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Wednesday, January 25, 2012

Chris Cobitz, Charlotte Schools NCLB Testing "Guru" Resigns After Lying About Student Progress

Cobitz resigns after CMS data error

Chris Cobitz, the administrator in charge of school progress reports at Charlotte-Mecklenburg Schools, has resigned in the wake of erroneous information about students on track to graduate.

"It is better for the children of Mecklenburg County when the public does not have reason to doubt the accuracy of reports made," Cobitz said in an email Tuesday night. "Recent events could cause the public to question future reports from my office. I take responsibility for any inaccurate data that was released."

Cobitz, executive director for federal and state programs, makes $101,839 a year. His resignation is effective Feb. 7.

Last week CMS published school progress reports that showed virtually all students were labeled "anticipated to graduate on time," a new measure based on the percent of students who have never been held back a grade.

Cobitz and Chief Information Officer Scott Muri, who took over the accountability department when Robert Avossa left to head a Georgia school district, originally said the numbers were counterintuitive but correct.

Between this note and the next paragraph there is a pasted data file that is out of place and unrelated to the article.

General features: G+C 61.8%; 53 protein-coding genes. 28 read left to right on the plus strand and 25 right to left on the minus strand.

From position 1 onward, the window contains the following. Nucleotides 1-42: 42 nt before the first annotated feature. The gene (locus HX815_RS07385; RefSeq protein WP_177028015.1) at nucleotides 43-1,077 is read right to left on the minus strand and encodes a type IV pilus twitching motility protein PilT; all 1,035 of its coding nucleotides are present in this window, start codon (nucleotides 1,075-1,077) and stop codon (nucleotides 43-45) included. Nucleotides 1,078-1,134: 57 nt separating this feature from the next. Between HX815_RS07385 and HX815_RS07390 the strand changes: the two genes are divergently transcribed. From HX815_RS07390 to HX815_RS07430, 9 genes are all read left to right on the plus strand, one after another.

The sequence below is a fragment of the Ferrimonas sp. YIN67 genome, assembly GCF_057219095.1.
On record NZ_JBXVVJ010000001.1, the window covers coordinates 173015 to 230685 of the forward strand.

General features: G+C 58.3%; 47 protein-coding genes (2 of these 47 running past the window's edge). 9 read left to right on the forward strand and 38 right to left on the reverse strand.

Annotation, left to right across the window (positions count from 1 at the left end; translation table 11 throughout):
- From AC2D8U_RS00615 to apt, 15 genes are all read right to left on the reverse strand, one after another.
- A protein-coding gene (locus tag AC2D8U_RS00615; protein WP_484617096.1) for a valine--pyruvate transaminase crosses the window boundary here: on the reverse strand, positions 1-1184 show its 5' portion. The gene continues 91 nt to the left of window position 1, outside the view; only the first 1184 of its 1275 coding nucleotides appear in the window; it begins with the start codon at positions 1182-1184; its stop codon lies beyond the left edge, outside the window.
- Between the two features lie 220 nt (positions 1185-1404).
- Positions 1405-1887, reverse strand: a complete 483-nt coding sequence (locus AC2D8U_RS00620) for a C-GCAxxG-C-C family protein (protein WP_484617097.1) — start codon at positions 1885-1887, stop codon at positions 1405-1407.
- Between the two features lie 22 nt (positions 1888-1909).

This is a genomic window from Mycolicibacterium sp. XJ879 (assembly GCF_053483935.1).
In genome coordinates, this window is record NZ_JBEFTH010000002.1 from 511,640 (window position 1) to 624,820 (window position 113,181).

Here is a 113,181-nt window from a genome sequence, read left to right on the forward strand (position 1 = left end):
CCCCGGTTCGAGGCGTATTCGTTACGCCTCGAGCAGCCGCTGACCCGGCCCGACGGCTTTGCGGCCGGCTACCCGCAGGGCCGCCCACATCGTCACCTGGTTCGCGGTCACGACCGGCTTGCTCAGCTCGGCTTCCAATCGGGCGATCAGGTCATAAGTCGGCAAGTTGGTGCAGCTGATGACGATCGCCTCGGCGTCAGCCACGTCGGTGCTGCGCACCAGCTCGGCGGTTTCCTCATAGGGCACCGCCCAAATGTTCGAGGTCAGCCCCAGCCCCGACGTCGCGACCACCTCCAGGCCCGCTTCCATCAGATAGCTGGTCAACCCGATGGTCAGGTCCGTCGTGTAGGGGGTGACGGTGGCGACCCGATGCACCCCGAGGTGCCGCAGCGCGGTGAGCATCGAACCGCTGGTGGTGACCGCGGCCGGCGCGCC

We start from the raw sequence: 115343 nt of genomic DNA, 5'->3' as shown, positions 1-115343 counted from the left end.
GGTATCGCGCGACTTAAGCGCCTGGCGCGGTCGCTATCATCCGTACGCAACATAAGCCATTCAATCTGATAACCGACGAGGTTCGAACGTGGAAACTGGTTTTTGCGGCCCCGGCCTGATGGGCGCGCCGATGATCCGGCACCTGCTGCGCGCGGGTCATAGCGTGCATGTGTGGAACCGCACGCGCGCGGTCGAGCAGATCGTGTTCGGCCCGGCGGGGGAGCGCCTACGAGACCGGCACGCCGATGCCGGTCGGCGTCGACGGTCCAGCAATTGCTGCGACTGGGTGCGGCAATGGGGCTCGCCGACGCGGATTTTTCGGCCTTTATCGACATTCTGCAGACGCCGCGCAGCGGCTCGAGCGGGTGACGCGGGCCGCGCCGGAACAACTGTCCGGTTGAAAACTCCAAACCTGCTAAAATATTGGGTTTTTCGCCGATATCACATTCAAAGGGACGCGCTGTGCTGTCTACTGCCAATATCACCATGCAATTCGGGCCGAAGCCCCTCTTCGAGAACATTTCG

However, after repeated questions from the Observer, Cobitz realized the numbers that had been published were different from the actual calculations. The published numbers showed 98 percent of all CMS high school students on track to graduate on time. The actual calculation was 75 percent, close to the four-year graduation rate of 74 percent. No one has explained where the erroneous numbers came from or what they represent.

On Friday, interim Superintendent Hugh Hattabaugh notified the school board that school progress had been taken off the CMS website because "several issues of data accuracy have come to light." He said the reports will be reposted Feb. 3 after a full audit.

The progress reports, which tally data on student performance, teachers qualifications, parent involvement and other measures, are part of an effort launched by former Superintendent Peter Gorman and the school board to use data to inform families and shape school improvement efforts. When CMS was awarded the 2011 Broad Prize for Urban Education, "the district's intense approach to data-based decision-making" was one of the strengths cited.

Cobitz came to CMS in 2007 from the N.C. Department of Public Instruction. He earned state and national recognition for his work, but also came under fire from teachers and families for his role in an expanded testing program that debuted last spring.

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Sources: Charlotte-Meck. Schools, McClatchy Newspapers, Zimbio, WCNC, Google Maps

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